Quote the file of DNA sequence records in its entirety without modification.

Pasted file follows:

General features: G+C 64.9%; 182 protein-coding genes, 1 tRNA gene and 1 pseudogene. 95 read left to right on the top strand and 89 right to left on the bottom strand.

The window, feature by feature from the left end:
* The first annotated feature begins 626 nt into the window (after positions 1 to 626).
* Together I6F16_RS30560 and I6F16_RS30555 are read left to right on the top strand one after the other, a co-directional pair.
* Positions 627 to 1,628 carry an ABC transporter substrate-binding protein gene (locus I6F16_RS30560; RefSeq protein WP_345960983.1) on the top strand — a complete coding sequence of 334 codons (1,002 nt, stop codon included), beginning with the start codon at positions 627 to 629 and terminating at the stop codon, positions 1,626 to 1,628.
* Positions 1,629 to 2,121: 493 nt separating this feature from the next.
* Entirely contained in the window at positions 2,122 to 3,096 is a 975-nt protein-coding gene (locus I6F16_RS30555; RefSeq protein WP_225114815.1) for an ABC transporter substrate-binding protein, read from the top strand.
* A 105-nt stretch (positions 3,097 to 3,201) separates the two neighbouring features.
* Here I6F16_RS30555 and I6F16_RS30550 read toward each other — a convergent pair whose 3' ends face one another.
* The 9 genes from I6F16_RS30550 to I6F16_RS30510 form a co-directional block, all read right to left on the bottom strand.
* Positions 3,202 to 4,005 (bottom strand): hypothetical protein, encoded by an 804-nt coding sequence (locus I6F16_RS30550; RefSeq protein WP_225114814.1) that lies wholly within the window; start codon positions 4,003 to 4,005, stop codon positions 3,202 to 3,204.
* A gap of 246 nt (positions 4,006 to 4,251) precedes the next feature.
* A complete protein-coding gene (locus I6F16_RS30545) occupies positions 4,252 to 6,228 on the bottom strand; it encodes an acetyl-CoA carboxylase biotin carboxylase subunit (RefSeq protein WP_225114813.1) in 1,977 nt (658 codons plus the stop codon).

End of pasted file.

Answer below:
General features: G+C 64.9%; 182 protein-coding genes, 1 tRNA gene and 1 pseudogene. 95 read left to right on the top strand and 89 right to left on the bottom strand.

The window, feature by feature from the left end:
* The first annotated feature begins 626 nt into the window (after positions 1 to 626).
* Together I6F16_RS30560 and I6F16_RS30555 are read left to right on the top strand one after the other, a co-directional pair.
* Positions 627 to 1,628 carry an ABC transporter substrate-binding protein gene (locus I6F16_RS30560; RefSeq protein WP_345960983.1) on the top strand — a complete coding sequence of 334 codons (1,002 nt, stop codon included), beginning with the start codon at positions 627 to 629 and terminating at the stop codon, positions 1,626 to 1,628.
* Positions 1,629 to 2,121: 493 nt separating this feature from the next.
* Entirely contained in the window at positions 2,122 to 3,096 is a 975-nt protein-coding gene (locus I6F16_RS30555; RefSeq protein WP_225114815.1) for an ABC transporter substrate-binding protein, read from the top strand.
* A 105-nt stretch (positions 3,097 to 3,201) separates the two neighbouring features.
* Here I6F16_RS30555 and I6F16_RS30550 read toward each other — a convergent pair whose 3' ends face one another.
* The 9 genes from I6F16_RS30550 to I6F16_RS30510 form a co-directional block, all read right to left on the bottom strand.
* Positions 3,202 to 4,005 (bottom strand): hypothetical protein, encoded by an 804-nt coding sequence (locus I6F16_RS30550; RefSeq protein WP_225114814.1) that lies wholly within the window; start codon positions 4,003 to 4,005, stop codon positions 3,202 to 3,204.
* A gap of 246 nt (positions 4,006 to 4,251) precedes the next feature.
* A complete protein-coding gene (locus I6F16_RS30545) occupies positions 4,252 to 6,228 on the bottom strand; it encodes an acetyl-CoA carboxylase biotin carboxylase subunit (RefSeq protein WP_225114813.1) in 1,977 nt (658 codons plus the stop codon).